In other news today, we have
- MIT protesting the actions of Elsevier. At issue is Elsevier’s newly instituted policy that prohibits authors from “deposit[ing] in, or posting to, subject-oriented or centralized repositories (such as PubMed Central), or institutional repositories with systematic posting mandates” unless there are “specific agreements between Elsevier and the repository”. MIT has an Open Access Policy which, unless opted out by the faculty-author, grants MIT “nonexclusive permission to make available [the faculty author’s] scholarly articles and to exercise the copyright in those articles for the purpose of open dissemination”. Elsevier may well consider MIT Open Access Policy a “systematic posting mandate” and thus move to limit MIT faculty’s dissemination options for Elsevier-published articles. (It is worth mentioning that Duke University, who has a similar policy to MIT, has disputed being its policy being categorized as a “posting mandate”.)
- At the same time, MIT’s neighbor, Harvard, is airing its own dissatisfaction with a number of unnamed academic publishers. In its Faculty Advisory Council’s words, “[m]any large journal publishers have made the scholarly communication environment fiscally unsustainable and academically restrictive”.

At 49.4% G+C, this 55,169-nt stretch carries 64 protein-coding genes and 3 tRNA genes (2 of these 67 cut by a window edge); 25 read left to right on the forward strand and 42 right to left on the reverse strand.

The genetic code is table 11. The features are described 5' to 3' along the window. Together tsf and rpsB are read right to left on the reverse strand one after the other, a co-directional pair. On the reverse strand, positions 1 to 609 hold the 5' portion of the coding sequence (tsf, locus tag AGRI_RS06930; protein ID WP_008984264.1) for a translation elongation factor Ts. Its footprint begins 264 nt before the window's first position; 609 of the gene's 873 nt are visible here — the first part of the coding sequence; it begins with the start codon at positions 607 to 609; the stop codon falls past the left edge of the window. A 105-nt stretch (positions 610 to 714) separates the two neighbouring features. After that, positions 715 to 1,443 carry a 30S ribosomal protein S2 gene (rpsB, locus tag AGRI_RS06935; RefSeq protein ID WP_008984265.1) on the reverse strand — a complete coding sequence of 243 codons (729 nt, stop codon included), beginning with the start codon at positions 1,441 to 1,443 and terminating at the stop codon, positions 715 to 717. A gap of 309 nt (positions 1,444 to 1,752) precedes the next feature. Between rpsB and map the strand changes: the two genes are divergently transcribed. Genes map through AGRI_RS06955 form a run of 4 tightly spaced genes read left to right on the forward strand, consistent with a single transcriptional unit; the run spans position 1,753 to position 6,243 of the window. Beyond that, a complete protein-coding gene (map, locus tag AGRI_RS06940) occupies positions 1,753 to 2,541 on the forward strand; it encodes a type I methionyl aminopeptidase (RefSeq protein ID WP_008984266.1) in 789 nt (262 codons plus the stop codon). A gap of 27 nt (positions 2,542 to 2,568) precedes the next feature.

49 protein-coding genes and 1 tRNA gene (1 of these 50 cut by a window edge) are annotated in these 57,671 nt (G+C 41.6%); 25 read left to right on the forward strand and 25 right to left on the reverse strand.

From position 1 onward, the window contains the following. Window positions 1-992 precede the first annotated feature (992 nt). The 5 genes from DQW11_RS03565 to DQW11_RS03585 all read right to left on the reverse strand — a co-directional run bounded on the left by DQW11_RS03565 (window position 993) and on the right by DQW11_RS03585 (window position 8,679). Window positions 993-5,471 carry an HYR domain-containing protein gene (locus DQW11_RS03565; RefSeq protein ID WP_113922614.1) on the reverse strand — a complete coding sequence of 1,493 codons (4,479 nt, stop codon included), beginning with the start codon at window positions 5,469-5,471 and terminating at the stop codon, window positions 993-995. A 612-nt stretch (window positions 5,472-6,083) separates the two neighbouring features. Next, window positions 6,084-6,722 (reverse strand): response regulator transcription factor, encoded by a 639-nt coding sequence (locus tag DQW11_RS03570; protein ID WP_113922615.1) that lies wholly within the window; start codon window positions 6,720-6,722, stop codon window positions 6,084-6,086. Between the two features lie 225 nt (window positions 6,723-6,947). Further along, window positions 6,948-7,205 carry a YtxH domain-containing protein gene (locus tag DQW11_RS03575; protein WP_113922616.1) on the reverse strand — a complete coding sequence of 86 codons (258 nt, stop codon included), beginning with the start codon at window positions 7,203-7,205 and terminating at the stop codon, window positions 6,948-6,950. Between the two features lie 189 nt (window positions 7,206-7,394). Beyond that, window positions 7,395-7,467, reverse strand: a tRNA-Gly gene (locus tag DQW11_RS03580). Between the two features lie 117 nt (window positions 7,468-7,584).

Interesting, the Council seems to be lodging a separate, but related complaint, that “The Library has never received anything close to full reimbursement for these expenditures from overhead collected by the University on grant and research funds”. These are grants which faculty members win for their own research projects from large granting institutions such as the National Science Foundation. At most campuses, they’re then obliged to turn 25-33% of the money to their home universities for administrative expenses. Harvard Library has now publicized its grievance that although it acquires content (in part) to serve faculty’s needs, it does not get to share proportionally in the money that the faculty turns over to the university. I doubt this grievance is confined to Harvard; this makes keeping an eye on future developments especially interesting.
- Yours truly discovers a directory for legally free books. Check out the Directory of Open Access Books here. It’s a very new project — beta testing had just gone live earlier this month — and the current selection is unlikely to blow anybody out of the water. However, it’s a promising start, and I hope more faculty authors will insist on contracts that allow them to make electronic (even if PDF) versions of their books available for noncommercial use. (On a curious note, yours truly had just proposed to make such a directory for one of her classes the day before she stumbled onto DOAB. Here’s to hoping for other hasn’t-been-done yet ideas down the line.)
- Finally, we have a video of a Oxford-style debate carried out at Harvard on the question of “Are Libraries Obsolete?“. The debate is moderated by Jonathan Zittrain, whose book The Future of the Internet–And How to Stop It I keep meaning to finish. Note that all the debaters are academics/librarians and so may not be representative of an average ibrary user or (perhaps more importantly) administrators who control the libraries’ purse strings. In any case, here’s the video
Gotta love the “Oye, oye, oye”.